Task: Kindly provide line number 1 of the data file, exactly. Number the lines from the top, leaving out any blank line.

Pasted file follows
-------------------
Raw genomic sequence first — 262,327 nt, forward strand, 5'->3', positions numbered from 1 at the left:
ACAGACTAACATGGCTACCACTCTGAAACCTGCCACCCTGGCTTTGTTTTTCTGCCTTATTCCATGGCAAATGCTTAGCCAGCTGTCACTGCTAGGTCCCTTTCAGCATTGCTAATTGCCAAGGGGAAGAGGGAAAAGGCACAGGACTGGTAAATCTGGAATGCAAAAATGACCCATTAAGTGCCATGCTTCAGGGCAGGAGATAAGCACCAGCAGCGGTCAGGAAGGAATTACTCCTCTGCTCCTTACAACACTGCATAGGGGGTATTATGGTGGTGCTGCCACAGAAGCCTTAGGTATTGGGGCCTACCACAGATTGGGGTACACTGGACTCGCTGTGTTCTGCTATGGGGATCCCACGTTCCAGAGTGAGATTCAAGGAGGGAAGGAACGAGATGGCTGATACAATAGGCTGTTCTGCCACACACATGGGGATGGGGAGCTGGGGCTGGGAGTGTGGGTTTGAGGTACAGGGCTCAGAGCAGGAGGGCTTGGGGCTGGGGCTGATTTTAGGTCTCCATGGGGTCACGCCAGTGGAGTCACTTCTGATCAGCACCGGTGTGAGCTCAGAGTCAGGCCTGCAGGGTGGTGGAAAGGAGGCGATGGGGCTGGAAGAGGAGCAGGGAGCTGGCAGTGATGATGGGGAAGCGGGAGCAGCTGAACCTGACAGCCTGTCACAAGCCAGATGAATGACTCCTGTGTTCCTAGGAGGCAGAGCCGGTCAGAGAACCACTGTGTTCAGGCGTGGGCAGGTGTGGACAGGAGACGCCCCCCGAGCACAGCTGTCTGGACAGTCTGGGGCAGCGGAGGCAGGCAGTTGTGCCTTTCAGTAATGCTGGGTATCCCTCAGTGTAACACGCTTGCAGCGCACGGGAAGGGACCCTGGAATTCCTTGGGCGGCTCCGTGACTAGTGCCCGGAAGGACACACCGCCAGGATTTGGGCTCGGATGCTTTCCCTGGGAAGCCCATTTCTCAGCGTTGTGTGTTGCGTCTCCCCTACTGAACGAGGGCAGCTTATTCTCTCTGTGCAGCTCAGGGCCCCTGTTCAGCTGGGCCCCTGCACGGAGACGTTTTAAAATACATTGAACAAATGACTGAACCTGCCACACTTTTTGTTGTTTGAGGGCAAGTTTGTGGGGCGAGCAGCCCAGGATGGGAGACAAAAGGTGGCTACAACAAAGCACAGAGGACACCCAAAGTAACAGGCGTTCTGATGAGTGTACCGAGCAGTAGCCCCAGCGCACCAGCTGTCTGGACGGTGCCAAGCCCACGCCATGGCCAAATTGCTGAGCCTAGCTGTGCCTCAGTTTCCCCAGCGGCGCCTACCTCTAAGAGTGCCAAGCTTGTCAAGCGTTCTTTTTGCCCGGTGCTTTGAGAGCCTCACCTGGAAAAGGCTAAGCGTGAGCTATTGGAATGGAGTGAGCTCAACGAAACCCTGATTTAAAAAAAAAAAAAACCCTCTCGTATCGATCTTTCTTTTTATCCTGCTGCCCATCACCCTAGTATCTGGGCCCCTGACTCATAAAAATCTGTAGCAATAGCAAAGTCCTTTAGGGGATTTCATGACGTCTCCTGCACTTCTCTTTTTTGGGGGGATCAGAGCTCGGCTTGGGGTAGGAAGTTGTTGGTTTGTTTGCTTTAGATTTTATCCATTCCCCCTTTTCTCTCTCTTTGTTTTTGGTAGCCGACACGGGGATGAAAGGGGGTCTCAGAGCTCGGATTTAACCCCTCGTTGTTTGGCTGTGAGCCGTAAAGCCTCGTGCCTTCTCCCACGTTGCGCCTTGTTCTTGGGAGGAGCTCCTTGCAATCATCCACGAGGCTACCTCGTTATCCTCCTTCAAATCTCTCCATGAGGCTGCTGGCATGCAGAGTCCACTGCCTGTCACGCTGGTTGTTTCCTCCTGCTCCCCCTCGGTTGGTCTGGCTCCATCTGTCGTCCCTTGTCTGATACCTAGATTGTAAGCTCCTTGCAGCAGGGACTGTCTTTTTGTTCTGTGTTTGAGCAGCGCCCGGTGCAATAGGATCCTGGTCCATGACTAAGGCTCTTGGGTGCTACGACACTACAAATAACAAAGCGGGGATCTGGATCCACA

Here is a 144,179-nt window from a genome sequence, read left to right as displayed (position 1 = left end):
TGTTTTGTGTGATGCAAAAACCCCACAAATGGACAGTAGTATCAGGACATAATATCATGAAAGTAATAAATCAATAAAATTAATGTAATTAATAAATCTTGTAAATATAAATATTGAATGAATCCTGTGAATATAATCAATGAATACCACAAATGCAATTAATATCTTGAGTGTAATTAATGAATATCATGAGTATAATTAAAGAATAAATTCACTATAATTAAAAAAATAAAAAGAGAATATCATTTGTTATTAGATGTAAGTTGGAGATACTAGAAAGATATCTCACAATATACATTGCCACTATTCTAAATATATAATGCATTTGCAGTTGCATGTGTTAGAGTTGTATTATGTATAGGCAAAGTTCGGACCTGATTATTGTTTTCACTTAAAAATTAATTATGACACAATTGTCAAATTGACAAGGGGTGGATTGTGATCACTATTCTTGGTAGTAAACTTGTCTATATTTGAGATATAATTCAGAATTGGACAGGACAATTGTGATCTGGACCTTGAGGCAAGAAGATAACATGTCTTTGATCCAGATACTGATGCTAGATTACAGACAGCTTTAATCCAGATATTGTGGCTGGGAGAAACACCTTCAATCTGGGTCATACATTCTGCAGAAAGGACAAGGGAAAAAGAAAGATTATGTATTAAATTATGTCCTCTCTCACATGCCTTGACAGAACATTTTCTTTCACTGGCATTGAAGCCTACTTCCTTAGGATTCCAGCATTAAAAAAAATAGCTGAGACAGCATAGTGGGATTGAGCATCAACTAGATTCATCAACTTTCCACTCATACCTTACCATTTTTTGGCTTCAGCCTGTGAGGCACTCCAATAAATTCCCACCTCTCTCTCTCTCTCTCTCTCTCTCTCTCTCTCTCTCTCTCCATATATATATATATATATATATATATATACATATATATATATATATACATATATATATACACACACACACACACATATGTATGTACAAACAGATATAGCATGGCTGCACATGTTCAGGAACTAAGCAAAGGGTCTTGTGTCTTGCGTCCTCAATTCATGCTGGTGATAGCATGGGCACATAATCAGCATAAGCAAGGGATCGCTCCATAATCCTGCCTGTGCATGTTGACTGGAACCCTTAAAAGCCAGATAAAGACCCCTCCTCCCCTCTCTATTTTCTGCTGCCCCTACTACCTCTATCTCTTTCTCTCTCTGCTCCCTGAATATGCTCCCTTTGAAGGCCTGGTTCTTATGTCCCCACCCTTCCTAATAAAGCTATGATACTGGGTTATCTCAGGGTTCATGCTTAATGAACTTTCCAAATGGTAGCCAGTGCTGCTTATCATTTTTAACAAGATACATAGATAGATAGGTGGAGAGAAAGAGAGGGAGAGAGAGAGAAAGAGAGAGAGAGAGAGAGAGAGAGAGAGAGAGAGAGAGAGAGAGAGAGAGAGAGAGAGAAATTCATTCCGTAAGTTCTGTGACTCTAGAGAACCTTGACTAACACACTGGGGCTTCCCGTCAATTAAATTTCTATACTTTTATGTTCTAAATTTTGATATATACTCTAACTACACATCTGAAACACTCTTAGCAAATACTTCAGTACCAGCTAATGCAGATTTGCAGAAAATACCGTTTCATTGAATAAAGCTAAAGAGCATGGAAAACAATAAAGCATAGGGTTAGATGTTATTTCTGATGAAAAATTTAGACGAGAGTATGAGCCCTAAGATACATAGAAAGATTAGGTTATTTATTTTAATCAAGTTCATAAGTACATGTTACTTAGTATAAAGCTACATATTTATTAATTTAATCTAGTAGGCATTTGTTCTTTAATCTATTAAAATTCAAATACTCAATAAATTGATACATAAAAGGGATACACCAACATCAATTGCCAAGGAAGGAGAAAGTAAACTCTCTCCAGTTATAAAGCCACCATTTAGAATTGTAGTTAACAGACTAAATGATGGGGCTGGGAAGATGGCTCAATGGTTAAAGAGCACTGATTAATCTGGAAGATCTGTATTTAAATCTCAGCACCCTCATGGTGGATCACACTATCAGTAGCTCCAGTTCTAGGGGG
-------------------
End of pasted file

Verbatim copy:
Raw genomic sequence first — 262,327 nt, forward strand, 5'->3', positions numbered from 1 at the left: